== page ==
The painletter ushered me into a small, cramped waiting room. I could find no trace of sympathy or concern about him. He seemed distracted, impatient, and almost eager. I appreciated that lack of sympathy. I had come to find pity abhorrent. It was nothing but a degradation, a humiliation born of self-congratulation. They were always so proud of their compassion, as if it alone could save me. I longed to spit in their smug faces, but I held my tongue. I always held my tongue. For his part, the painletter was practically rude in his brusqueness. I treasured that rudeness, basked in it. I hadn’t felt so human in an eternity.

The waiting room was windowless and narrow. There was a door on the other end, a handful of rickety chairs with faded upholstery, and an unexpectedly ornate wall clock. Everything else about this place was broken down and crumbling, from the wallpaper to the people, but the clock looked brand new. Perhaps it was a gift from a grateful patient.

There were four other patients already there, waiting their turn. I recognized most of them. There was Kindlmann, my former cubical neighbor from a shower bath in Dresden. Next to him sat a scrawny Spaniard I remembered from a sanatorium in the Alps, and hunched over across from him was an elderly Greek I had met at a mineral bath in Turkey. The only one I had never seen before was the woman, but she had the same haunted eyes and shrunken body as the rest of us.

“Bettleheim,” the Spaniard greeted. I mustered a wan smile in return and nodded to the others. I had forgotten his name.

These were my people, my fellow travelers, but as I peered into their feverish, haunted eyes, I felt no kinship. I had no room left in me for any suffering but my own. The journey from my hotel had been harrowing, a now familiar odyssey of torments, and my energy was all but spent.

I had walked from the hotel, several miles across the city through teeming thoroughfares and winding cobblestone streets. Flagging down a cab or boarding one of the newfangled trolley cars would have been faster, but being trapped in those enclosed spaces, subject to every jolt and jostle on the road, might have been the death of me.

Every stumbling step had sent burning, aching flames through my legs, but I could set my own pace. I could rest from time to time. Sometimes, though, a sudden pain would bring me up short, breathing heavily as the crowd was forced to part around me. Other times I was twisted around, my body tying itself into unnatural knots.

The daylight too was painfully bright. My eyes ached under the strain and my ears rang. Every voice, every creaking cart and trolley bell, vibrated inside my head, and struck me like a physical blow. I felt dizzy, adrift in a city that was not my own, and a world that was out of joint. I could feel people’s eyes on me, judging me. My shriveled humiliation on parade for all to see. I knew it was my imagination playing tricks, dredging up demons from my mind, but still I could not help my sense of persecution and shame.

My mind was proving as treacherous as my body. From the corner of my eye I saw shapes and monsters on the streets, leering at me, but when I turned to face them head on, I found they had vanished as if they had never been. I could never see them properly through a haze of light and agony, but they had become familiar companions, counterparts to my strange aches and sharp pains. I feared that I was going mad, driven to it at last in my final extremities. It would be natural for a man of my proclivities, a writer and dabbler in the occult, to hallucinate monsters and demons when faced with a mysterious pain.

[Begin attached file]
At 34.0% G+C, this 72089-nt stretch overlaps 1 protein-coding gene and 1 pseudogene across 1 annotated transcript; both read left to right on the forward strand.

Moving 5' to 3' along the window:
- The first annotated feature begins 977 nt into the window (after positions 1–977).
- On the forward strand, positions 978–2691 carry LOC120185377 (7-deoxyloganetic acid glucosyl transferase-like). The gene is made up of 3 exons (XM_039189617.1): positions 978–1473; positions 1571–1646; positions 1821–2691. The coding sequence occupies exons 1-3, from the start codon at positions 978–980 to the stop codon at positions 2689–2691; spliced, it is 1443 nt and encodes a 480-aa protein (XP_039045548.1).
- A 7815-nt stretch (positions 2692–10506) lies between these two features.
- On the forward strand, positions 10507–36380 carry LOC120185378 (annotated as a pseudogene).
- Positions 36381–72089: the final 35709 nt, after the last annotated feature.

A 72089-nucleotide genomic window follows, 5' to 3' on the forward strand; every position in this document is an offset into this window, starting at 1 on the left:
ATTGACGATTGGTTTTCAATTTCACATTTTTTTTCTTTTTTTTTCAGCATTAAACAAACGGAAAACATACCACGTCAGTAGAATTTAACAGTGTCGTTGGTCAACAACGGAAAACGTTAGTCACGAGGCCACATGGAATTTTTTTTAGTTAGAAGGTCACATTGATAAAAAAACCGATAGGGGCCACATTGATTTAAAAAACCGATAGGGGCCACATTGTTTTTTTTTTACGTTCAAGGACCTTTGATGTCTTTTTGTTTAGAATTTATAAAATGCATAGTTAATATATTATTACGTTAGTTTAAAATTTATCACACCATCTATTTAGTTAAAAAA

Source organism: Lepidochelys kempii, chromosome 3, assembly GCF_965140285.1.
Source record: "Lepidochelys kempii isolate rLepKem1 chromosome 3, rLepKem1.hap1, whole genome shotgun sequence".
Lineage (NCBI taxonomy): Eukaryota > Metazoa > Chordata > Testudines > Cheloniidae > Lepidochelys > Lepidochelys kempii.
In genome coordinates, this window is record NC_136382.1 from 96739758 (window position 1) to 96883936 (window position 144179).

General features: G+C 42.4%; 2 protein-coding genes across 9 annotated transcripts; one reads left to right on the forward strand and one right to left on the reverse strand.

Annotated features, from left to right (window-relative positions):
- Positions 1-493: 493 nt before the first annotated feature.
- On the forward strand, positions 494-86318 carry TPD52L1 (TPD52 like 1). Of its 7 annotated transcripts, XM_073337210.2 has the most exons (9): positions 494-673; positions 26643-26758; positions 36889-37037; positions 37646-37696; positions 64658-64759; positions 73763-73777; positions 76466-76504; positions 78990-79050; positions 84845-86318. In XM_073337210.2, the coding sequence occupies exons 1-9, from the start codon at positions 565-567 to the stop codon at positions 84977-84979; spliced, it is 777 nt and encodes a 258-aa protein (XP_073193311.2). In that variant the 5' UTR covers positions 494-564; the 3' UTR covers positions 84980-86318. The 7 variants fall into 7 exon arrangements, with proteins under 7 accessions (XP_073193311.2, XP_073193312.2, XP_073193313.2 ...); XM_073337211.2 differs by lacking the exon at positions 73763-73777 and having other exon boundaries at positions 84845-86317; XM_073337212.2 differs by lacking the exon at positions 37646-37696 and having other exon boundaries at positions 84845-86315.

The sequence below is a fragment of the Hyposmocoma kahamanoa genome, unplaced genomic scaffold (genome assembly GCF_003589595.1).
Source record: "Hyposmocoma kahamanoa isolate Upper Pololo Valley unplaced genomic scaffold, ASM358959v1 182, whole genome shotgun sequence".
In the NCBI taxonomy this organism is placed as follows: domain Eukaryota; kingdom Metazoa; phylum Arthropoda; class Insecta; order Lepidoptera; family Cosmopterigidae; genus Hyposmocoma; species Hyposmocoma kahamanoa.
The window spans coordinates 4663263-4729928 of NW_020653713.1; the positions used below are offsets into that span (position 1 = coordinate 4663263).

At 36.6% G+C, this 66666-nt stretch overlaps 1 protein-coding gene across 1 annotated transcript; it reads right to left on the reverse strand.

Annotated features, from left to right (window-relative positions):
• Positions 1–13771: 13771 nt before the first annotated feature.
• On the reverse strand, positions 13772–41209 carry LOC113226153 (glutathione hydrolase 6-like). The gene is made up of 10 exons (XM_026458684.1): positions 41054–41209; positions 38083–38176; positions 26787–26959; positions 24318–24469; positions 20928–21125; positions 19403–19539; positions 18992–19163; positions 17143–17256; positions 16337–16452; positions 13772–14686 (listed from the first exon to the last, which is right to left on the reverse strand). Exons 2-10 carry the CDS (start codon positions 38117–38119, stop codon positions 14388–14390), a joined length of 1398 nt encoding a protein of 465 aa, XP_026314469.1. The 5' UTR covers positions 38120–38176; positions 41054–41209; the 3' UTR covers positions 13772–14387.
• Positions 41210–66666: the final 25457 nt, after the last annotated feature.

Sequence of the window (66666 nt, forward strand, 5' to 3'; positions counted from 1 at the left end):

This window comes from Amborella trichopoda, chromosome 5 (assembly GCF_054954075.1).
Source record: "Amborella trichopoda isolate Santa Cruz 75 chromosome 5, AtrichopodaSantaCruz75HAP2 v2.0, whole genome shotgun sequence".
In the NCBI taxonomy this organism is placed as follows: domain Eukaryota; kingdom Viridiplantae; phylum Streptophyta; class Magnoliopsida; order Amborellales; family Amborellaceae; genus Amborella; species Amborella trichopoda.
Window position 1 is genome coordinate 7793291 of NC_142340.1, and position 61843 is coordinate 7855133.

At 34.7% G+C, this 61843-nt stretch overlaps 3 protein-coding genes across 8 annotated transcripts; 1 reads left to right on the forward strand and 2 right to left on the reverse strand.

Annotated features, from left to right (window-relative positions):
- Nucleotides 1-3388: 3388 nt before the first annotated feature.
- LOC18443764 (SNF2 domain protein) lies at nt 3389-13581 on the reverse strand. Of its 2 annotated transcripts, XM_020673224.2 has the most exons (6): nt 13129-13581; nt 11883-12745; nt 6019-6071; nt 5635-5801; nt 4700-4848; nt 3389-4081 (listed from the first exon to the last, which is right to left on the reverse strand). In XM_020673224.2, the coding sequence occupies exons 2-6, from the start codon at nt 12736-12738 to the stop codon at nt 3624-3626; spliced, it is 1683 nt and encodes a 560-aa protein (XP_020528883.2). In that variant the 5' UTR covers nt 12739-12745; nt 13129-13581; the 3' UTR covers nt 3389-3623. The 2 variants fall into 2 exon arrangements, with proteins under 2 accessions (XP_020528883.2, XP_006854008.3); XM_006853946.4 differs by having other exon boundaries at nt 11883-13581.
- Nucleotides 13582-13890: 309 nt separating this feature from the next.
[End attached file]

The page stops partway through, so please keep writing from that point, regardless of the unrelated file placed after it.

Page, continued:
More than that, my torments had begun with a dream, or perhaps in a dream—a dream of horror and agony. Afterwards, I felt as though all the suffering that followed had pursued me out into the waking world. It was an absurd notion and I am not an absurd man, but I could not shake the sense that the pain was not my own, that my limbs and nerves had been abducted and subverted by some outside ineffable force. I turned to absinthe for the sweet release of oblivion. When that failed I self-prescribed a number of opiates, but they only made the dreams worse, full of jagged edges. That was the start of my long and fruitless odyssey through the darker side of medicine.

***

If you want to read more, you can pick it up at AmazoniBooksKobo, and Barnes & Noble.

Flash Fiction Friday: The Brief Journey of the Malcontent, Doctor H. H. Foster

Dr. Foster went to Gloucester in the pouring rain. He had not intended, when he woke that morning, to go to Gloucester or, indeed, anywhere at all, but circumstances of a pressing nature had unexpectedly arisen, and thus he found himself donning his hat and his coat and venturing forth into the downpour. It was a cold and blistery September morning. The rain, which had started the previous evening with a relatively harmless drizzle and drazzle, had proceeded during the night through the varied stages of mizzling, tippling, luttering, and plothering and now resembled nothing so much as a deluge of biblical proportions[1]. Nonetheless, Dr. Foster, clutching an umbrella in one hand and a well-wrought traveling bag in the other, made his slow plodding way to the train station irritably jostling the other pedestrian’s umbrellas and becoming, ever more ill tempered and disgruntled.